According to the author, his latest books “represent a passion in me to pass on what I consider valuable lessons from the School of Life through the tool of storytelling.”
On ‘Wisdom, Faith and a Song’, Mr Adu Labi said:
“Three threads run through the book. One is that wisdom will help you stand out from the crowd. The reality is that we are facing a wisdom problem. We need to accept and address this problem as a people. It will not go away if we behave like ostriches and pretend that we do not see it.
“ The second thread is that we all need faith to survive in the world. For example faith in our future is what will propel us to invest in our lives and those of our children. This has deep implications for nation-building.
“The third thread is a confirmation of the power of song. Indeed I have often found myself shedding silent tears whenever I sing some of the hymns highlighted in the book. A Methodist Minister friend of mine once called me the Weeping Prophet, on account of this tendency, a phenomenon which he says he experiences regularly himself. These lessons informed the choice of title. “
His second book, ‘They Touched Us for Good’ is about leadership. The author does not go for the usual target when the word leadership is mentioned. He does not concentrate on politicians or people at the national or international level. He celebrates those who are often ignored, but who have raised the greatest citizens of the world.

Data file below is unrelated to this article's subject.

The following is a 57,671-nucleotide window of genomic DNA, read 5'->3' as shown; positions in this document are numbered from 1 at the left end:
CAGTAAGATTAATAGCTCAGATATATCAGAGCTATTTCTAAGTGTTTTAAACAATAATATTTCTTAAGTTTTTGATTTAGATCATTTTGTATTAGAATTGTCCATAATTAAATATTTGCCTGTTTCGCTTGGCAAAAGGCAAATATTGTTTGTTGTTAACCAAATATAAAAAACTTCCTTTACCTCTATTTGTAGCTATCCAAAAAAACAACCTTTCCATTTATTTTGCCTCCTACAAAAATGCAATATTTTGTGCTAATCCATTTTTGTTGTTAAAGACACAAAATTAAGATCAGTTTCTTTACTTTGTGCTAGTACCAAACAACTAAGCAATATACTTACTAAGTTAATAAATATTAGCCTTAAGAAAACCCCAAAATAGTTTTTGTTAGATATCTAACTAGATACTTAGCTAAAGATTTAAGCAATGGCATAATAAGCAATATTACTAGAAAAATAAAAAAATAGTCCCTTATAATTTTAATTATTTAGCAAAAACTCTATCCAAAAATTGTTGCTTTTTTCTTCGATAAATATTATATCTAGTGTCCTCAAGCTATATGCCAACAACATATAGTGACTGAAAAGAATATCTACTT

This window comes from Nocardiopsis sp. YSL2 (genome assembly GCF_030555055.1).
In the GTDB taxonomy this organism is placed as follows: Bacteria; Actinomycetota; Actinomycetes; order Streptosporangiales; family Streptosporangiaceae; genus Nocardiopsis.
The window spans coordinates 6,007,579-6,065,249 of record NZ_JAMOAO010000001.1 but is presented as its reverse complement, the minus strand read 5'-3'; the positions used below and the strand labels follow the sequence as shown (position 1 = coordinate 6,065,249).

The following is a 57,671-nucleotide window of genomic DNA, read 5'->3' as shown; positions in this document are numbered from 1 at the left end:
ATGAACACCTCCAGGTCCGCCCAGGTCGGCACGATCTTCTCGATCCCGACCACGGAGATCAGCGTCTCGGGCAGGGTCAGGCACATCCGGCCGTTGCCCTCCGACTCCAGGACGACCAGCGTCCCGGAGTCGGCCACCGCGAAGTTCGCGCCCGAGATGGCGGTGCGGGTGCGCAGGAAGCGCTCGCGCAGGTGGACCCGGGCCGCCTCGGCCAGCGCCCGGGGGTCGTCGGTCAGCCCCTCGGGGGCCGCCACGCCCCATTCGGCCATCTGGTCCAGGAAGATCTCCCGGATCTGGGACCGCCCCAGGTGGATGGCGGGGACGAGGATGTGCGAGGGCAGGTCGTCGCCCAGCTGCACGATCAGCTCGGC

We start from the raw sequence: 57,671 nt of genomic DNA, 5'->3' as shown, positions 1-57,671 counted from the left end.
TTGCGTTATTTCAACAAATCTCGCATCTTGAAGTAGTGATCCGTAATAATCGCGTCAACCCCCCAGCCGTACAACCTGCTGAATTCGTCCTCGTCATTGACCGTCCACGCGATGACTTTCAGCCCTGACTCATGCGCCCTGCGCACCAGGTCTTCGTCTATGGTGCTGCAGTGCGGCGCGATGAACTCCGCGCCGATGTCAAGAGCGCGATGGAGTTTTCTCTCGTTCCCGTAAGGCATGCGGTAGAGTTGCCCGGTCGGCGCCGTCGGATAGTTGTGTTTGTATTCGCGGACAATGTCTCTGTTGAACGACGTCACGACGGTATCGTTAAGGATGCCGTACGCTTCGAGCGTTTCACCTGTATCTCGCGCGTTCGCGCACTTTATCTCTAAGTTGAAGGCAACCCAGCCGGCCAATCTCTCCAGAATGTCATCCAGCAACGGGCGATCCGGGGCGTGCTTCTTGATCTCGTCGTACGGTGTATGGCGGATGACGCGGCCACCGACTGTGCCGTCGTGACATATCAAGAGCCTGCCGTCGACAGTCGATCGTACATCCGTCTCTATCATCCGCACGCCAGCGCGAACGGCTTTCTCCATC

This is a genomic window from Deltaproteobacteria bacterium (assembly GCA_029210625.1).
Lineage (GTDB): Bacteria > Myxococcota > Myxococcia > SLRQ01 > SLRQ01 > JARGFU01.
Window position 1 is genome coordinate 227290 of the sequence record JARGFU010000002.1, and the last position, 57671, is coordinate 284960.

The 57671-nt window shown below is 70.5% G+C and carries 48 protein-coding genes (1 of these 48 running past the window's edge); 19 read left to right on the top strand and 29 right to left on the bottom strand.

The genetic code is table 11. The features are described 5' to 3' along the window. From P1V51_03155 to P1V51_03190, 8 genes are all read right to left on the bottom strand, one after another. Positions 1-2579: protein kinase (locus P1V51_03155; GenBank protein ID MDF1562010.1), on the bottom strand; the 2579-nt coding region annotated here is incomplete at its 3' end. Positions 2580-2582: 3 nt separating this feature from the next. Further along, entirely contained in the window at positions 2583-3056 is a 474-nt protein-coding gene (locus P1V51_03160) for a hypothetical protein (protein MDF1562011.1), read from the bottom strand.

He dedicated the book to “all the leaders who have influenced me and countless others for good, with special reference to Mr S. T. Ampofo, my secondary school Headmaster at Ofori Panin Secondary School.”
“The thrust of the book is that leadership should be about influence. An influence that is purposeful, positively impactful, lasting and cross-generational. The examples from the lives of Mrs Joyce Asibey (or Auntie Joyce of Aburi Girls) BEPOW SO HANN; Mrs Clarice Howorth (or Miss Garnett or Garnie of Wesley Girls) LIVE PURE; S. T. Ampofo of Ofori Panin (still alive and sprightly at 92) MPAYINFO; Esther Afua Ocloo of Nkulenu Industries (A Bush Girl comes to town) and finally the story of my own mother, Yaa Okyerebea Adu Labi, who first wore shoes when she qualified as a specialist Home Science teacher from the Agogo Basel Mission Training College in 1939.”
Mr Kofi Otutu Adu Labi’s books are easy to study. He employs the biggest asset in writing – simplicity – in chronicling his experiences and encounters with people and the world. The things he writes about are things the reader may have encountered but paid no attention to them and may have paid dearly for neglecting them.
He writes about experiences of the world and spices them with godly and biblical principles and wisdom. The books are invaluable guides to people who are attending the school of life. And the most important benefit one gets from heeding the advice of Justice Georgina Theodora Wood is that one is likely to avoid the many slippery paths in life and the pitfalls that come with the quest for success.